I like to post in romantic relationship forums--share opinions and hear what people are struggling with--and a few days ago it struck me that most posts and responses share a common format: 1) a situation is presented with varying degrees of detail, 2) the poster asks "What should I do?", and 3) most people respond by making a bunch of assumptions about the issues, motivations, and thoughts of the characters in this situation and then give advice based on those assumptions without learning the true context of the decision. Moreover, I notice that most people I know do this same thing when asking for or giving relationship advice.
Some have accused me of erring on the side of over-communication and honesty, and that could be true, but I stand by the idea that if you're willing to make someone you're romantic partner who is often the most important person, and one most capable of hurting you, in your life, you should be willing and able to share and inquire honestly with them.
In that light, I find it incorrect to approach any relationship issue in the way I presented in the first paragraph because in doing so we take a bunch of unknowns and then make choices with them as foundations--to me this is skipping the most vital step, which is to learn the true answers to the unknowns that we've created assumptions for, which gives us the real context and, in turn, allows for the best decision.
A few days ago, I saw a girl post about her boyfriend who likes to party more than her, and she said she needed to break up with him because he wasn't staying committed to their time together, as he was hungover and therefore needed to cancel. Most respondents to this post started talking about how he clearly wasn't that into her or even said he was an alcoholic. In response, she said that he also spends all his money on partying and is in a bunch of debt.
What motivates us to make choices--especially so in a situation where someone is enacting a clearly harmful behavior--is much more complicated than "He isn't that committed so he is drinking instead of hanging out with me." It's quite possible that he feels very committed to her in his own mind and can't help himself from the partying because that's his comfort zone, or he's afraid of getting too serious because other women hurt him in the past, or something similar, and the drinking gives him the easy out to sabotage the relationship instead of face the fear and communicate. We like to pretend that everything is simple and black and white, especially when we get emotional, but it's just not. And don't forget asking direct questions and admitting to problems is hard for everyone.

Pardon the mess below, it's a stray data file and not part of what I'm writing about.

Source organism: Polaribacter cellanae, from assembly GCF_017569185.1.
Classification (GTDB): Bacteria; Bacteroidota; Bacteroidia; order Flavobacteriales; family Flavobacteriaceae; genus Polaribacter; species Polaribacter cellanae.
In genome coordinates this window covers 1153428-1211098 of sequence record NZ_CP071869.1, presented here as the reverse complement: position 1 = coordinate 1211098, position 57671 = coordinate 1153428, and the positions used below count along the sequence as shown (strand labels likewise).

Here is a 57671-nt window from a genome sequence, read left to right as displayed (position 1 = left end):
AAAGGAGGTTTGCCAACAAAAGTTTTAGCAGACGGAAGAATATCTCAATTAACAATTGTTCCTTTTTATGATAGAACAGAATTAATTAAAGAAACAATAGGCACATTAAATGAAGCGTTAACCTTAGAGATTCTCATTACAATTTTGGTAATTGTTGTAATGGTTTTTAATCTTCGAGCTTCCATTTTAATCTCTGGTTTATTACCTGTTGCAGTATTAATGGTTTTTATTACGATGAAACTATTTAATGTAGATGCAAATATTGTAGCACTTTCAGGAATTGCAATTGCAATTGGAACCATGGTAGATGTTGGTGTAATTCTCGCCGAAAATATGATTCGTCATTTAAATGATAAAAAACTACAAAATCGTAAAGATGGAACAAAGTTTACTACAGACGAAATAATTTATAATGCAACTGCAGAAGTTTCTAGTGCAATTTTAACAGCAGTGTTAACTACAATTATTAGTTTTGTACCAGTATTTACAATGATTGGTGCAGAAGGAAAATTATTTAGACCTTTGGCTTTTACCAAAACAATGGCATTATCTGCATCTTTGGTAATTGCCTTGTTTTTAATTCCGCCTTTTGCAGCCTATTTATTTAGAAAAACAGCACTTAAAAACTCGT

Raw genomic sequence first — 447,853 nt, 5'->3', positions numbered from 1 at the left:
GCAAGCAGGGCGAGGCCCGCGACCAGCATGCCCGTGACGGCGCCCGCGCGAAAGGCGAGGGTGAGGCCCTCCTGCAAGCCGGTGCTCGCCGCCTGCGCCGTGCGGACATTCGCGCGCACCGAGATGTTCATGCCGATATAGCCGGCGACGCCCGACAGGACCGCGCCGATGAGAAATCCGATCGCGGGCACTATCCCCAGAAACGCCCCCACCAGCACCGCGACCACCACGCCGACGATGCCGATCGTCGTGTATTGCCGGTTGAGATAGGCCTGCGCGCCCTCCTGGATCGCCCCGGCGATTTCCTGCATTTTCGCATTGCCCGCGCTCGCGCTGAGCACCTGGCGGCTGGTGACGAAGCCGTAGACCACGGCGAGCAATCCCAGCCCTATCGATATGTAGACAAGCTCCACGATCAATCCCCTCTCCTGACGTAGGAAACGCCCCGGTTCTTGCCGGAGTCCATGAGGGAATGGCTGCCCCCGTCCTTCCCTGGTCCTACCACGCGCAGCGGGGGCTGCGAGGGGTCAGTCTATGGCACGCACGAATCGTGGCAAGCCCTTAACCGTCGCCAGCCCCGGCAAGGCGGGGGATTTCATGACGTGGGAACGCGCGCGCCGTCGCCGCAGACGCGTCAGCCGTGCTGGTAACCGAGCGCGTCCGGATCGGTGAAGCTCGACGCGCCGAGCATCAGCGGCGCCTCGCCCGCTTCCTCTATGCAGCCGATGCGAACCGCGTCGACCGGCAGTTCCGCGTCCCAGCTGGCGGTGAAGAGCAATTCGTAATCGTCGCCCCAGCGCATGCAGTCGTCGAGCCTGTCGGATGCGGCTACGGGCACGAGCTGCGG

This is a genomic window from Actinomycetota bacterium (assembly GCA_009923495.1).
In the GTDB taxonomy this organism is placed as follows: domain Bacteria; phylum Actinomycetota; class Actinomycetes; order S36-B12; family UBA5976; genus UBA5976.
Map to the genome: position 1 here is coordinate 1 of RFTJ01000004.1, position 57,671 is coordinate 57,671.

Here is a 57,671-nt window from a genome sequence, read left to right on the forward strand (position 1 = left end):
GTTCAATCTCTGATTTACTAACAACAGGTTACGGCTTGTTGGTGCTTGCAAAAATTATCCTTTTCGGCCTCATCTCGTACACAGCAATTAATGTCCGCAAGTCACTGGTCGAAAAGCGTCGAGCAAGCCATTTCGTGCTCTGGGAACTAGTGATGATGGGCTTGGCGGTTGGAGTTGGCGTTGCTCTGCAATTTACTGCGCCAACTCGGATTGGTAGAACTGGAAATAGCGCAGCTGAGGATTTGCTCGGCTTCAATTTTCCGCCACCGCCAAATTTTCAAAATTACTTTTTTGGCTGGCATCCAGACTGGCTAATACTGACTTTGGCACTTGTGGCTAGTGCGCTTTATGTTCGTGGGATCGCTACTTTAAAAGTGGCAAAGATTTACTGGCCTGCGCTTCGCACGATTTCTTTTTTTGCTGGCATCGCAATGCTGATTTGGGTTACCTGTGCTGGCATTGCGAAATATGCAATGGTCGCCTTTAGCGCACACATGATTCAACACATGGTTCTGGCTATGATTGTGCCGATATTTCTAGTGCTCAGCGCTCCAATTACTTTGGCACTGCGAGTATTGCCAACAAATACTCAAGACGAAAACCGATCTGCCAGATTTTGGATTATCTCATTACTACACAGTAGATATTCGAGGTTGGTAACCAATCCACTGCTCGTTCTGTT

It's impossible to answer any question of "What should I do?" without first having all of the information. So what she should do, and what all of us should do, is ask the questions that lead us to making the unknown variables known. In the example I gave above, that might be "Why is partying important to you? Is this something you just simply love to do, or is it a compulsion?" Also note that these questions are different than where most people default to when trying to communicate openly, the ones that end up causing issues--that would be something more like "Why aren't you committed to me?" This question assumes meaning for the partner instead of inquiring into the unknown variables, and I think a lot of people conclude that communicating this literally with their partner is a bad idea because these types of assumptive questions are innately attacking and invariably receive bad results.
Questions that dig into the unknowns give us a lot of information, which we can then use to make decisions with. First, maybe we'll learn that our partner doesn't want to communicate in this way. To me, that's a much better reason to break up than simply assuming he isn't committed based on a singular action that could have 50 different reasons behind it, although it's still kind of thin. Second, when we have the information it becomes much clearer what to do. If he simply isn't that committed then it's easier to leave. If he has a bunch of past shit that is coming into play and he wants help to work on it together, maybe we then want to help work through it while knowing his intentions are positive, or we can decided that this is an issue that doesn't work for us.
Anytime we make a choice it requires context, but we often take the context for granted because in many cases it's obvious. In most cases, we don't ask things like "Should I eat right now?" because the answer becomes obvious if we know whether we are hungry. However, in love there are a bunch of confusing contexts that change with every different person we are with, and it makes choosing very difficult. This is why I think it's so important to learn the contexts--the unknowns about people that we are so fond of assuming instead of learning--first, because we will then be best set up to make the most successful relationship decisions.